Thank goodness football season is over. I’m really not much of a fan. While it’s true that I grew up in Texas, where the sport has been elevated to a status only a few notches below Santa Claus or pimento cheese, I just never bought into it that heavily. So ever since my sons got old enough to enjoy watching with their dad, I’ve used the opportunity to catch up on my reading or maybe try out a fun soup recipe. I used to feign interest – tip-toeing my way through the fog of testosterone, I’d wait for a quiet moment, and ask, “So, what color is our team?” You know, I think they’re really happy when I find something else to do.
I’ve served this soup to family and friends for years. It’s adapted from a recipe in the January 2000 issue of Gourmet, and it’s really easy to make. And if you don’t want to take my word for it, you can check out the reviews for it on epicurious.com. One of the great ways to entertain yourself (if you’re a fanatic chef) is to go to that site and browse the reviews. You have to look hard, but sometimes you can find these hilarious sniping wars between reviewers. My litmus test for a really great recipe is a high number of reviews, combined with a strong user rating; this one has 142 reviews (whew!), and a user rating of 3½ forks out of 4. So there. And while a number of those reviewers reduced the amount of cumin – what, are they crazy?! – I say you can never have too much cumin, so my teaspoons are rounded.
Now, about the purée. I discovered it one day in a search on epicurious for this very same soup recipe, when I happened upon a different corn chowder recipe from July 1992 that turned out to be awful (bland with too much potato and no creaminess). But it had this amazing purée that is bright and sharp and adds just the right touch of tang to the soup – looks great, too – so now I serve it with the good corn chowder, and am very happy.
Cheddar Corn Chowder
(The original recipe says it serves 4, but I've added sausage, so I’d say it now serves 6.)
1 pound sweet Italian sausage
4 bacon slices, cut into 1-inch pieces
1 large onion, finely chopped
1 tablespoon unsalted butter
2 teaspoons ground cumin
3 tablespoons flour
3 cups chicken broth (or 3 cups water plus 1 tablespoon Knorr Chicken Flavored Bouillon powder)
1 large boiling potato, peeled and cut into ¼-inch dice
½ cup half-and-half
10-ounce package frozen corn kernels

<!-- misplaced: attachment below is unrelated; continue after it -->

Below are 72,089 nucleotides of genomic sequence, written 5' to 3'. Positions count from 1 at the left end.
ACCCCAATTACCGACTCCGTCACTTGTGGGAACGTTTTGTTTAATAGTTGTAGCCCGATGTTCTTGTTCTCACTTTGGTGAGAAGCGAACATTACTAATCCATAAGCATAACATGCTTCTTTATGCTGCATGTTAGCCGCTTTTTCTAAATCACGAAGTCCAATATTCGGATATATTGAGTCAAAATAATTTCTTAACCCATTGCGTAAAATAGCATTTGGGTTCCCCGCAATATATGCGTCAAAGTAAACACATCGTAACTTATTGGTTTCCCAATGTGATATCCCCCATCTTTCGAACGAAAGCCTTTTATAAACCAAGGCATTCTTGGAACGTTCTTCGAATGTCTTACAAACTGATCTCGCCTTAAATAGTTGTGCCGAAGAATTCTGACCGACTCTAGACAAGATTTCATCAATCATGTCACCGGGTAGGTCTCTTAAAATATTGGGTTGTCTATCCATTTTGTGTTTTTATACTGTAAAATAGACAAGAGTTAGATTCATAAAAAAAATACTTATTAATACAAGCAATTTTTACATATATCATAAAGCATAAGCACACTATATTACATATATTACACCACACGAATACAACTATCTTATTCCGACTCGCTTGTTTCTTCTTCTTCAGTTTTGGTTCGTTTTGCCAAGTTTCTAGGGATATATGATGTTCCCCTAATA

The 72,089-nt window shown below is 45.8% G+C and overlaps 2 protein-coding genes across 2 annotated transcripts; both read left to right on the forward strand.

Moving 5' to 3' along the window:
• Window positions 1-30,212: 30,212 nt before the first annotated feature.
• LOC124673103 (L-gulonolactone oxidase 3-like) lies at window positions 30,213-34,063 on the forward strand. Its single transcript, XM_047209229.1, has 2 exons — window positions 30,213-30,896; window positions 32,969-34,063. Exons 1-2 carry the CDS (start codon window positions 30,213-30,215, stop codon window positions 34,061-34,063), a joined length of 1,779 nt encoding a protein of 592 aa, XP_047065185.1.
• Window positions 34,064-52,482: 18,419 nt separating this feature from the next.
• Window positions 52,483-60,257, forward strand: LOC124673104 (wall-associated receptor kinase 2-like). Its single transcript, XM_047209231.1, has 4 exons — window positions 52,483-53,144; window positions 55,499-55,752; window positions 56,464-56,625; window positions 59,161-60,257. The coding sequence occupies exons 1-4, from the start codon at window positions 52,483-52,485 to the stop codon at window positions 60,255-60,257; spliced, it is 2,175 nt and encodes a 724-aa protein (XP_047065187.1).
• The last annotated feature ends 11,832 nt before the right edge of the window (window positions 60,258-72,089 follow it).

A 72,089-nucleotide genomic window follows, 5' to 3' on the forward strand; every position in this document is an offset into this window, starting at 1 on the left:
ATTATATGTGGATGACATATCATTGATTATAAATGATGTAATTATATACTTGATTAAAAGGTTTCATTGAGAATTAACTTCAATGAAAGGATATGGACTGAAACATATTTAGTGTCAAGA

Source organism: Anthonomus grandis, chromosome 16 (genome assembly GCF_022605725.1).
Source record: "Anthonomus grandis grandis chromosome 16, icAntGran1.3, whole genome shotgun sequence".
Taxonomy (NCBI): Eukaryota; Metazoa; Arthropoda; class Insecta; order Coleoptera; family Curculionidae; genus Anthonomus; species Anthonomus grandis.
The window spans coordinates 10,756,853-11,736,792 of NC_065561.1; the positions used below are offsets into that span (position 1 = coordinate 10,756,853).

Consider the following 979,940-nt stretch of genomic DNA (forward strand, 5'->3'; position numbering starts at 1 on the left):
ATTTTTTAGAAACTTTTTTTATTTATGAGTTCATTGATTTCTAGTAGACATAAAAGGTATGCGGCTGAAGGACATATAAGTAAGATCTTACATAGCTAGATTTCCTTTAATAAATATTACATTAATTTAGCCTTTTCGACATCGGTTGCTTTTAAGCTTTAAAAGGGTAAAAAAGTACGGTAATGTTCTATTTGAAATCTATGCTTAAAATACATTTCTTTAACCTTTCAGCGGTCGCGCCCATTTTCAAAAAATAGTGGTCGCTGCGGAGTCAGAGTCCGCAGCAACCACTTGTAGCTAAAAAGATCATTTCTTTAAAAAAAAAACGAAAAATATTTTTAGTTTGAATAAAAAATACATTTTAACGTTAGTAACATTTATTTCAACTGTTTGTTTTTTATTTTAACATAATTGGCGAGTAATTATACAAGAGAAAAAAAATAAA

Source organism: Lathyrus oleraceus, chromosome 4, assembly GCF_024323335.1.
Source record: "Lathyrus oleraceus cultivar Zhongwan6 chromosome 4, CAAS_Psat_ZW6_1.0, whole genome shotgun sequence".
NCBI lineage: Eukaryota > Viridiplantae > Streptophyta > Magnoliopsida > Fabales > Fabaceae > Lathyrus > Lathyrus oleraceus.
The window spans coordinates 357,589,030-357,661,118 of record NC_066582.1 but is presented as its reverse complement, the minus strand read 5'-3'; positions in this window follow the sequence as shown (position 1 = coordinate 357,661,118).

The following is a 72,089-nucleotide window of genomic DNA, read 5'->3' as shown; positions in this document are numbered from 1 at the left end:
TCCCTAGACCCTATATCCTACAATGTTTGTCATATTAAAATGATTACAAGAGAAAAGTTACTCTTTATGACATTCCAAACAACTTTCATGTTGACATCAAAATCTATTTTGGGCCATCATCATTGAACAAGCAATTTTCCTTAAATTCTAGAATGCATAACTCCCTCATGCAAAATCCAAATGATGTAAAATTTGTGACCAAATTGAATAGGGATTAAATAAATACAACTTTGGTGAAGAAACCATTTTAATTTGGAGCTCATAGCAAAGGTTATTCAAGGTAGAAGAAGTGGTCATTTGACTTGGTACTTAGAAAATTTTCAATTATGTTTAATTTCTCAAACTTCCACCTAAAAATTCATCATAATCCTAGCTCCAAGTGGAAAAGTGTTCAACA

1 small can creamed corn
8 ounces sharp Cheddar, grated [K.G. Tip: Get really good quality Cheddar.]
Crumble the sausage in a medium-sized (I use a 5.5-quart Le Creuset) Dutch oven and cook until no pink is left. Pour off the grease and set the cooked sausage aside. Cook the bacon in the same pan over moderate heat, stirring, until crisp and transfer with a slotted spoon to paper towels to drain.
Add the onion and butter to the bacon fat and cook, stirring, until onion is softened. Add cumin and cook, stirring, 1 minute. Add flour and cook, stirring, 1 minute. Whisk in broth and bring to a boil, whisking occasionally. Add potato and simmer, covered, stirring occasionally, until just tender, 8 minutes. Stir in half-and-half and both types of corn, as well as the reserved sausage, and return to a simmer. Add Cheddar, stirring just until cheese is melted (do not let boil), and season generously with pepper. Serve with a dollop of the Jalapeño-Parsley Purée in each bowl. (On its own, the purée is spicy, but not so much once you stir it into the soup.)
5 fresh jalapeño chilies, or jalapeños in a can or jar – whole, sliced, or chopped
¼ cup olive oil
1½ tablespoons fresh lime juice
1 tablespoon water
1 garlic clove, minced
1 cup packed fresh parsley leaves
If you’re really feeling energetic: Broil the jalapeños on the rack of a broiler pan under a preheated broiler about 2 inches from the heat, turning them every 5 minutes, for 15 to 20 minutes, or until the skins are blistered and charred. Transfer the jalapeños to a bowl and let them stand, covered tightly, until they are cool enough to handle. Wearing rubber gloves, peel the jalapeños, cut off the tops, and discard the seeds. If you’re a lazy slob like me: Buy canned jalapeños – they’ve already been roasted and peeled, and they’re a lot milder than the fresh version. Remove the seeds.
In a food processor, puree the jalapeños with the oil, the lime juice, the water, the garlic, the parsley, and salt to taste. The puree may be made 3 days in advance and kept covered and chilled.